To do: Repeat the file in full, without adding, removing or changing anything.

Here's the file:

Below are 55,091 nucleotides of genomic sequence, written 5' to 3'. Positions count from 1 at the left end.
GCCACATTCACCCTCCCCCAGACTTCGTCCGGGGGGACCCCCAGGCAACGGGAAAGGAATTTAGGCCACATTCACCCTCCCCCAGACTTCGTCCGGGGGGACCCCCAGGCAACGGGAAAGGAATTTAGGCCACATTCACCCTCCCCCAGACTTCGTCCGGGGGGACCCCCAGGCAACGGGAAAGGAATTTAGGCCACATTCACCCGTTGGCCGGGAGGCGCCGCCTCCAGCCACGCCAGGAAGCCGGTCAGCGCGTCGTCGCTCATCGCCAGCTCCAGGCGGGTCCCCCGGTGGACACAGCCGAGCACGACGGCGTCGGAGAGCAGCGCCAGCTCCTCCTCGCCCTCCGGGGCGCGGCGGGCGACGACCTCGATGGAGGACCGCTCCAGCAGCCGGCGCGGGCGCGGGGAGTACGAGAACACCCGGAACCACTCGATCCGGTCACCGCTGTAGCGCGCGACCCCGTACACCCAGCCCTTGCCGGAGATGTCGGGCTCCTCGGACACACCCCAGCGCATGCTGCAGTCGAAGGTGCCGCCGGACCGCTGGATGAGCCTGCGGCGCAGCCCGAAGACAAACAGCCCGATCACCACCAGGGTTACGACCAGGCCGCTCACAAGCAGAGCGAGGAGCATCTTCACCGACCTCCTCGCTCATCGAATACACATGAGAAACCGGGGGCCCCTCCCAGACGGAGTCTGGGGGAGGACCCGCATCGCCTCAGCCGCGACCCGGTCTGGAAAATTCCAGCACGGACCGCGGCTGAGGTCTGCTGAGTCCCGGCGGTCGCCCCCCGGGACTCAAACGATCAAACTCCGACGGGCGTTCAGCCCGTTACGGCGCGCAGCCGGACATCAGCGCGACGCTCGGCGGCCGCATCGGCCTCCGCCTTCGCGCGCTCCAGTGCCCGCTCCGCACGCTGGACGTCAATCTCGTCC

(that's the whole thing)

Below are 55,091 nucleotides of genomic sequence, written 5' to 3'. Positions count from 1 at the left end.
GCCACATTCACCCTCCCCCAGACTTCGTCCGGGGGGACCCCCAGGCAACGGGAAAGGAATTTAGGCCACATTCACCCTCCCCCAGACTTCGTCCGGGGGGACCCCCAGGCAACGGGAAAGGAATTTAGGCCACATTCACCCTCCCCCAGACTTCGTCCGGGGGGACCCCCAGGCAACGGGAAAGGAATTTAGGCCACATTCACCCGTTGGCCGGGAGGCGCCGCCTCCAGCCACGCCAGGAAGCCGGTCAGCGCGTCGTCGCTCATCGCCAGCTCCAGGCGGGTCCCCCGGTGGACACAGCCGAGCACGACGGCGTCGGAGAGCAGCGCCAGCTCCTCCTCGCCCTCCGGGGCGCGGCGGGCGACGACCTCGATGGAGGACCGCTCCAGCAGCCGGCGCGGGCGCGGGGAGTACGAGAACACCCGGAACCACTCGATCCGGTCACCGCTGTAGCGCGCGACCCCGTACACCCAGCCCTTGCCGGAGATGTCGGGCTCCTCGGACACACCCCAGCGCATGCTGCAGTCGAAGGTGCCGCCGGACCGCTGGATGAGCCTGCGGCGCAGCCCGAAGACAAACAGCCCGATCACCACCAGGGTTACGACCAGGCCGCTCACAAGCAGAGCGAGGAGCATCTTCACCGACCTCCTCGCTCATCGAATACACATGAGAAACCGGGGGCCCCTCCCAGACGGAGTCTGGGGGAGGACCCGCATCGCCTCAGCCGCGACCCGGTCTGGAAAATTCCAGCACGGACCGCGGCTGAGGTCTGCTGAGTCCCGGCGGTCGCCCCCCGGGACTCAAACGATCAAACTCCGACGGGCGTTCAGCCCGTTACGGCGCGCAGCCGGACATCAGCGCGACGCTCGGCGGCCGCATCGGCCTCCGCCTTCGCGCGCTCCAGTGCCCGCTCCGCACGCTGGACGTCAATCTCGTCC